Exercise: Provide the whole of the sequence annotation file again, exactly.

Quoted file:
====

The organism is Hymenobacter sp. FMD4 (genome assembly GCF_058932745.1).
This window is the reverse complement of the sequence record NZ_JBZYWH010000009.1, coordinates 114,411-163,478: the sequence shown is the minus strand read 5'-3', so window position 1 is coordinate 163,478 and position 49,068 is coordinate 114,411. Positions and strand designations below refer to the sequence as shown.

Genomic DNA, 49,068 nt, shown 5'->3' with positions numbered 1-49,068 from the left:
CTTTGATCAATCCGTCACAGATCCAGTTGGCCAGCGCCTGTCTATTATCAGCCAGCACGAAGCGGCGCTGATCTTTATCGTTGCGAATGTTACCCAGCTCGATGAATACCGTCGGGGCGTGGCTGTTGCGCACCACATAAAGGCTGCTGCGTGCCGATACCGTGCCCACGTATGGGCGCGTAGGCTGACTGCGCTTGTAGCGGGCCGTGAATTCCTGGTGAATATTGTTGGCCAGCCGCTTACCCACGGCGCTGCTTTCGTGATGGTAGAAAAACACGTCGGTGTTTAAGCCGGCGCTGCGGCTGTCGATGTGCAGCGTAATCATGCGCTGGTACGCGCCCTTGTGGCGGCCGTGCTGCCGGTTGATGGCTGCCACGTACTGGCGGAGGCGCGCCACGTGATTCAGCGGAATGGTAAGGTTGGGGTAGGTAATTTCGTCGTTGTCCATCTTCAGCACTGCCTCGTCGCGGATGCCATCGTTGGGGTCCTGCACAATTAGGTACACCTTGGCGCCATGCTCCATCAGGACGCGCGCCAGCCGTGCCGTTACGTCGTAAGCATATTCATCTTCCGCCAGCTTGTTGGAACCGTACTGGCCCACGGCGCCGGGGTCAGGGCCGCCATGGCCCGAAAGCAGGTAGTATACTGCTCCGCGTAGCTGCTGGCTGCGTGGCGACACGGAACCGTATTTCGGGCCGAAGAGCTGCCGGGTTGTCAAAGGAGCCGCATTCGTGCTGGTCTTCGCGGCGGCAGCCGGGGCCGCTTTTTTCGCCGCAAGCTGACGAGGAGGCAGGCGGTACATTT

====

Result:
The organism is Hymenobacter sp. FMD4 (genome assembly GCF_058932745.1).
This window is the reverse complement of the sequence record NZ_JBZYWH010000009.1, coordinates 114,411-163,478: the sequence shown is the minus strand read 5'-3', so window position 1 is coordinate 163,478 and position 49,068 is coordinate 114,411. Positions and strand designations below refer to the sequence as shown.

Genomic DNA, 49,068 nt, shown 5'->3' with positions numbered 1-49,068 from the left:
CTTTGATCAATCCGTCACAGATCCAGTTGGCCAGCGCCTGTCTATTATCAGCCAGCACGAAGCGGCGCTGATCTTTATCGTTGCGAATGTTACCCAGCTCGATGAATACCGTCGGGGCGTGGCTGTTGCGCACCACATAAAGGCTGCTGCGTGCCGATACCGTGCCCACGTATGGGCGCGTAGGCTGACTGCGCTTGTAGCGGGCCGTGAATTCCTGGTGAATATTGTTGGCCAGCCGCTTACCCACGGCGCTGCTTTCGTGATGGTAGAAAAACACGTCGGTGTTTAAGCCGGCGCTGCGGCTGTCGATGTGCAGCGTAATCATGCGCTGGTACGCGCCCTTGTGGCGGCCGTGCTGCCGGTTGATGGCTGCCACGTACTGGCGGAGGCGCGCCACGTGATTCAGCGGAATGGTAAGGTTGGGGTAGGTAATTTCGTCGTTGTCCATCTTCAGCACTGCCTCGTCGCGGATGCCATCGTTGGGGTCCTGCACAATTAGGTACACCTTGGCGCCATGCTCCATCAGGACGCGCGCCAGCCGTGCCGTTACGTCGTAAGCATATTCATCTTCCGCCAGCTTGTTGGAACCGTACTGGCCCACGGCGCCGGGGTCAGGGCCGCCATGGCCCGAAAGCAGGTAGTATACTGCTCCGCGTAGCTGCTGGCTGCGTGGCGACACGGAACCGTATTTCGGGCCGAAGAGCTGCCGGGTTGTCAAAGGAGCCGCATTCGTGCTGGTCTTCGCGGCGGCAGCCGGGGCCGCTTTTTTCGCCGCAAGCTGACGAGGAGGCAGGCGGTACATTT